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Today's News

  • Two indicted by Nelson grand jury

     The following people have been indicted by a Nelson County grand jury. They are set for arraignment in Nelson Circuit Court April 4, 2013.

    • Tara Seward, 23, New Hope, first-degree possession of a controlled substance and possession of drug paraphernalia. On or about Jan. 15, Seward allegedly possessed methamphetamine and drug paraphernalia. Bail was set at $5,000 cash only, plus conditions.

  • Two receive scholarships to EKU

     Hundreds of incoming freshmen and transfer students have accepted merit-based scholarships to attend Eastern Kentucky University.

    LaRue County recipients include:

    • Olivia Caitlyn Hornback, of New Haven, has accepted a Colonel Scholarship

    • Sean-Micheal Wathen of Magnolia, has accepted a Music Department Scholarship 

  • Inmate to serve another year for promoting contraband

     A LaRue County Jail inmate will have an extended stay at the detention center after pleading guilty March 18 to a charge of first-degree promoting contraband.

    David Allen Cockerham, 30, formerly of Erlanger, was sentenced to one year and fined $385 on the contraband charge in LaRue Circuit Court. He was sentenced to three months on a charge of possession of synthetic cannabinoid agonists or piperazines (synthetic marijuana).

    Court costs were waived.

    A charge of persistent felony offender was dismissed.

  • CENSUS: LaRue losing population

    Is the county dying?

    The U.S. Census issued a report last week showing births and deaths in all U.S. counties from the end of June 2011 to July 1, 2012. There were more deaths than births in 36 percent of the nation's 3,100-plus counties.

    In rural counties, the percentage of places with more deaths than births was even higher. Nearly half (46 percent) had more deaths than births. A number of news reports, according to The Rural Blog, carried headlines saying that these counties were “dying.”

  • PHOTO: Ag students honored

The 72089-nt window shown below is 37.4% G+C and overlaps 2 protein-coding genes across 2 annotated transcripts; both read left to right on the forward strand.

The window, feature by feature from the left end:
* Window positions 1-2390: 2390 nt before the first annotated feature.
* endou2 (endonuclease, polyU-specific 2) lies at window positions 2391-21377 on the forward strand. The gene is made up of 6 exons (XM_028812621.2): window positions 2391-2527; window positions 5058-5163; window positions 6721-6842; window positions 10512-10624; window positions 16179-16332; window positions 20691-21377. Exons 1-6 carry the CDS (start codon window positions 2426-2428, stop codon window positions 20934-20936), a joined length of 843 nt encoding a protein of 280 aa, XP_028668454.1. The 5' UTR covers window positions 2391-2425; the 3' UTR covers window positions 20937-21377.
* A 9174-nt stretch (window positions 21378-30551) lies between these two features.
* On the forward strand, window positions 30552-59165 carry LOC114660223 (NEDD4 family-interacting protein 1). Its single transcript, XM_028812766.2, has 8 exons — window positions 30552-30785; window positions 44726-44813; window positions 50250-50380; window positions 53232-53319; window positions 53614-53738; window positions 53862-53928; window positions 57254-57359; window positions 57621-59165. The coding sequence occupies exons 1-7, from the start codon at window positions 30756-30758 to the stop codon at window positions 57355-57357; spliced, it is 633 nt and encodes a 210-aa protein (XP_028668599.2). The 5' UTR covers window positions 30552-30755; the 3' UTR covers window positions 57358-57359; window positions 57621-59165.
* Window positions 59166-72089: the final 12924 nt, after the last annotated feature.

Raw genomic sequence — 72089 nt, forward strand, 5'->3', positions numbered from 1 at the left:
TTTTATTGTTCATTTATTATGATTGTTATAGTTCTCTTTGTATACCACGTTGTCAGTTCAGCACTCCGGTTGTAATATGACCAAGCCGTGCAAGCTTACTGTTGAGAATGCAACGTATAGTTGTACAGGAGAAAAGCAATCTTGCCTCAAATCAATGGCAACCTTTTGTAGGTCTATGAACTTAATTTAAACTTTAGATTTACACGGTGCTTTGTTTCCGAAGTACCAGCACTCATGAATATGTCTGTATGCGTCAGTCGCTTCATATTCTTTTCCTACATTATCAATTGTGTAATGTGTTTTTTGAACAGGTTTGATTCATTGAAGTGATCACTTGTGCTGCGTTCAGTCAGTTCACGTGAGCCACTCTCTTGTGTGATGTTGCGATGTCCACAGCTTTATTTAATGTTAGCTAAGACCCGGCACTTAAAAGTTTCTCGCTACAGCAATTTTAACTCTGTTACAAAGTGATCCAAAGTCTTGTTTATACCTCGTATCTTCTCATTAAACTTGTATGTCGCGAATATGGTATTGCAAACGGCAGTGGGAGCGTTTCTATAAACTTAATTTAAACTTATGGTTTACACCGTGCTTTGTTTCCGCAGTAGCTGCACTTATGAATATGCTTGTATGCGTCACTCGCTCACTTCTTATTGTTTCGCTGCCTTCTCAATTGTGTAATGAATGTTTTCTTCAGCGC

Agriculture Commissioner James Comer recognized LaRue County students for winning statewide honors March 27 in the Kentucky Department of Agriculture’s Poster and Essay Contest at the Kentucky Agriculture Day awards luncheon in Frankfort. Pictured are, from left: teacher Misty Bivens; April Webb, 11th grade essay winner; Aaron Elswick, 10th grade essay winner; and Commissioner Comer. 

  • PHOTO: Reality Store

     The 4-H Reality Store was held March 28 for 8th-graders at LaRue County Middle School. Students learned about budgeting as they paid monthly bills. Pictured are students at the transportation booth. They had several choices available ranging from a new Corvette to an older model Mazda. Several volunteers from the community participated.

  • TRACK AND FIELD: Green County All-Comers

     Green County All-Comers March 21

    GIRLS

    Girls 100-Meter Dash

    11. AnnClaire Gribbins, 16.4

    14. Abby French, 17.1

    16. Chantel Bonanno, x17.5

     

    Girls 200-Meter Dash

    4. Destinee Young, 31.1

     

    Girls 400-Meter Dash

    6. Hannah Harry, 1:23.4

    7. Chantel Bonanno, 1:24.3

    12. Abby French, x1:28.7

     

  • Historical Society plans cemetery workshops

     The Kentucky Historical Society Cemetery Preservation Program will host a series of 10 workshops throughout southern and eastern Kentucky to help Kentuckians preserve their local cemeteries.

  • COLUMN: Sun tanning is harmful to skin

     We all want beautiful and healthy skin, but some of us tend to equate beautiful, vibrant skin with tanned skin. Tanning is actually your body’s reaction to skin damage from ultraviolet rays.

    Both the sun and tanning equipment release two types of ultraviolet rays. UVB rays reach the top of the skin and are the likely cause of many types of sunburn. UVA rays penetrate deeper into the skin. When your body is unprotected against UVA rays, it releases melanin, a pigment that darkens the skin.

  • COLUMN: What's up, buttercup

     One of the signs of spring is the bright yellow flowers that emerge from buttercup plants in pastures and unplanted grain cropland. While buttercup poses little problems to grain crop yields, it can be an issue in pastures.

    Buttercups tend to thrive in low areas of fields, generally in soils that remain wet long periods of time and in fields with poor stands of desirable forages. In fact, many pasture fields that have heavy buttercup populations are fields that are heavily grazed by livestock.